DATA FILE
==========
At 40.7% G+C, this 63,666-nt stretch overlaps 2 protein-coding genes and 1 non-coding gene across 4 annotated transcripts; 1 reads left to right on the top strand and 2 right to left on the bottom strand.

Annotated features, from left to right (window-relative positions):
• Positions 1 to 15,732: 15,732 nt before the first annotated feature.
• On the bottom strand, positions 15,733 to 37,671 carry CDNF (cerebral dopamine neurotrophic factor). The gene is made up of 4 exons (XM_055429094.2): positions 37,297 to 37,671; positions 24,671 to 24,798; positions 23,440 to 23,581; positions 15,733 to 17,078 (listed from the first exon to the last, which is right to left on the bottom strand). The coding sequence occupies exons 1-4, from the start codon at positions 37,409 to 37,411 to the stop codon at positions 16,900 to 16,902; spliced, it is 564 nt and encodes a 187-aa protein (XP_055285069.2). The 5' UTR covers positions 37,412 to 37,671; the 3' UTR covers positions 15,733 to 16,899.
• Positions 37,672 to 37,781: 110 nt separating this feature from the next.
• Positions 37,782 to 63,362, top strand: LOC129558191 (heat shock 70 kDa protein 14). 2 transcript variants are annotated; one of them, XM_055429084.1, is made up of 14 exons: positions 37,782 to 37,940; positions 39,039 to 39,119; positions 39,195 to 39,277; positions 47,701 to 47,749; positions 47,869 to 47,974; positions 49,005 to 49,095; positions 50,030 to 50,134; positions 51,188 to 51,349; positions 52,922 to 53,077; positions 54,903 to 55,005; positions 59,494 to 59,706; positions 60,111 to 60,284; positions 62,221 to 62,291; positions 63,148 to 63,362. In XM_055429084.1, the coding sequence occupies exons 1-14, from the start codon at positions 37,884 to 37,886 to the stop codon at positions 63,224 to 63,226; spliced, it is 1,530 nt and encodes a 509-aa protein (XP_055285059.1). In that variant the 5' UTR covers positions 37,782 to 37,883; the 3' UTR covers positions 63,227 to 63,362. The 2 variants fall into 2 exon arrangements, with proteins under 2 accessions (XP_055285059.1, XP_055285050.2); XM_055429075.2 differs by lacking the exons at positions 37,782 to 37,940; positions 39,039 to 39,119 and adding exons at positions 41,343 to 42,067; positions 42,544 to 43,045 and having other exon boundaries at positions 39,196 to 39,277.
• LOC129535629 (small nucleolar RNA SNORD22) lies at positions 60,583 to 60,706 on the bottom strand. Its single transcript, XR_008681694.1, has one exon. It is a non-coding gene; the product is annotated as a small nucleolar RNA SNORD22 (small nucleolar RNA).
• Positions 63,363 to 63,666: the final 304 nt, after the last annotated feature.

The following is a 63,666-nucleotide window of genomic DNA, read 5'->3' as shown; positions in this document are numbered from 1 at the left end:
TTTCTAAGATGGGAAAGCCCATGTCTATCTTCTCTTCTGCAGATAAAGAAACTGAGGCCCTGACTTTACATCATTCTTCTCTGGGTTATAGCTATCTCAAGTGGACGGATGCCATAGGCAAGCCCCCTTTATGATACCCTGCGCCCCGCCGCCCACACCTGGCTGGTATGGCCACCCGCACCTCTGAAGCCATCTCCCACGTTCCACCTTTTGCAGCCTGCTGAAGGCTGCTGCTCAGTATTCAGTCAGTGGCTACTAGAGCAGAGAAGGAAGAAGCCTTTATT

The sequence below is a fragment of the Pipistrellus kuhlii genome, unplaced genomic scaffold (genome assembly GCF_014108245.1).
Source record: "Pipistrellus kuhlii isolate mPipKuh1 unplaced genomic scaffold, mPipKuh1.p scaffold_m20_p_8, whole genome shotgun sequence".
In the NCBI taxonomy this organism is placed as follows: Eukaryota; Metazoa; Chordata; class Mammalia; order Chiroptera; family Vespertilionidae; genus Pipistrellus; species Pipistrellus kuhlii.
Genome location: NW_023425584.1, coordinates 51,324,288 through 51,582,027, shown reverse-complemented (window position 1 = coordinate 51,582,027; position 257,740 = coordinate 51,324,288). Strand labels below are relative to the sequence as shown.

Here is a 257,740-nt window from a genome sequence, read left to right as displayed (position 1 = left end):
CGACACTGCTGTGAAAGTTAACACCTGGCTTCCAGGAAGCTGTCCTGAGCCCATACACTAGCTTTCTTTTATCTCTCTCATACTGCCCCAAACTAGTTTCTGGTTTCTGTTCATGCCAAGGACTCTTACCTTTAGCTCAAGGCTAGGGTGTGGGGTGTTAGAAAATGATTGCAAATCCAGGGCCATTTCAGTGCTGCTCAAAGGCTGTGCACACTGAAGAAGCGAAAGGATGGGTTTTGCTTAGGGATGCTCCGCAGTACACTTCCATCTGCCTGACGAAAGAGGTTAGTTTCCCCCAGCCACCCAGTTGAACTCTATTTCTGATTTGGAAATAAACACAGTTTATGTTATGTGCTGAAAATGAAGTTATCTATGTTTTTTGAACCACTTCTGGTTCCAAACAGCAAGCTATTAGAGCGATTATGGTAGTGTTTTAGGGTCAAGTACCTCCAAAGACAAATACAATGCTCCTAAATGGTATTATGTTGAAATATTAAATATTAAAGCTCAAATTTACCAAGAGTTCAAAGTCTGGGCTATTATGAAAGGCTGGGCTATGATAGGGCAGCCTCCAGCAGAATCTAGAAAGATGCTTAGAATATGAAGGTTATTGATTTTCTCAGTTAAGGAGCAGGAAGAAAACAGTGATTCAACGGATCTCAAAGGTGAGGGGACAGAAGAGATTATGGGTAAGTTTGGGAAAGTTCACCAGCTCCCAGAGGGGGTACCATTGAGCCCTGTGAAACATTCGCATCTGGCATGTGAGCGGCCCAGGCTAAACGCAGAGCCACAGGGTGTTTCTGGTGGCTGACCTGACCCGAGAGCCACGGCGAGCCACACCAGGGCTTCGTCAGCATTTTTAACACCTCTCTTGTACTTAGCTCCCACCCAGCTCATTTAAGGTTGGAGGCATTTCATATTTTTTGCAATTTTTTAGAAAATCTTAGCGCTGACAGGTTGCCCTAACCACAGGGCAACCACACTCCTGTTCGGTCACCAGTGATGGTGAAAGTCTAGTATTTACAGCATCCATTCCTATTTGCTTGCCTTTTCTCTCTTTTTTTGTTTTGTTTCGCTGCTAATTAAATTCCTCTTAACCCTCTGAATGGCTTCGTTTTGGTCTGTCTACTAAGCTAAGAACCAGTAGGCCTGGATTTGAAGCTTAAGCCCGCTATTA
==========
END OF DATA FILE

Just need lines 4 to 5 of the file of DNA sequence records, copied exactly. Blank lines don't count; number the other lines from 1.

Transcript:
• On the bottom strand, positions 15,733 to 37,671 carry CDNF (cerebral dopamine neurotrophic factor). The gene is made up of 4 exons (XM_055429094.2): positions 37,297 to 37,671; positions 24,671 to 24,798; positions 23,440 to 23,581; positions 15,733 to 17,078 (listed from the first exon to the last, which is right to left on the bottom strand). The coding sequence occupies exons 1-4, from the start codon at positions 37,409 to 37,411 to the stop codon at positions 16,900 to 16,902; spliced, it is 564 nt and encodes a 187-aa protein (XP_055285069.2). The 5' UTR covers positions 37,412 to 37,671; the 3' UTR covers positions 15,733 to 16,899.
• Positions 37,672 to 37,781: 110 nt separating this feature from the next.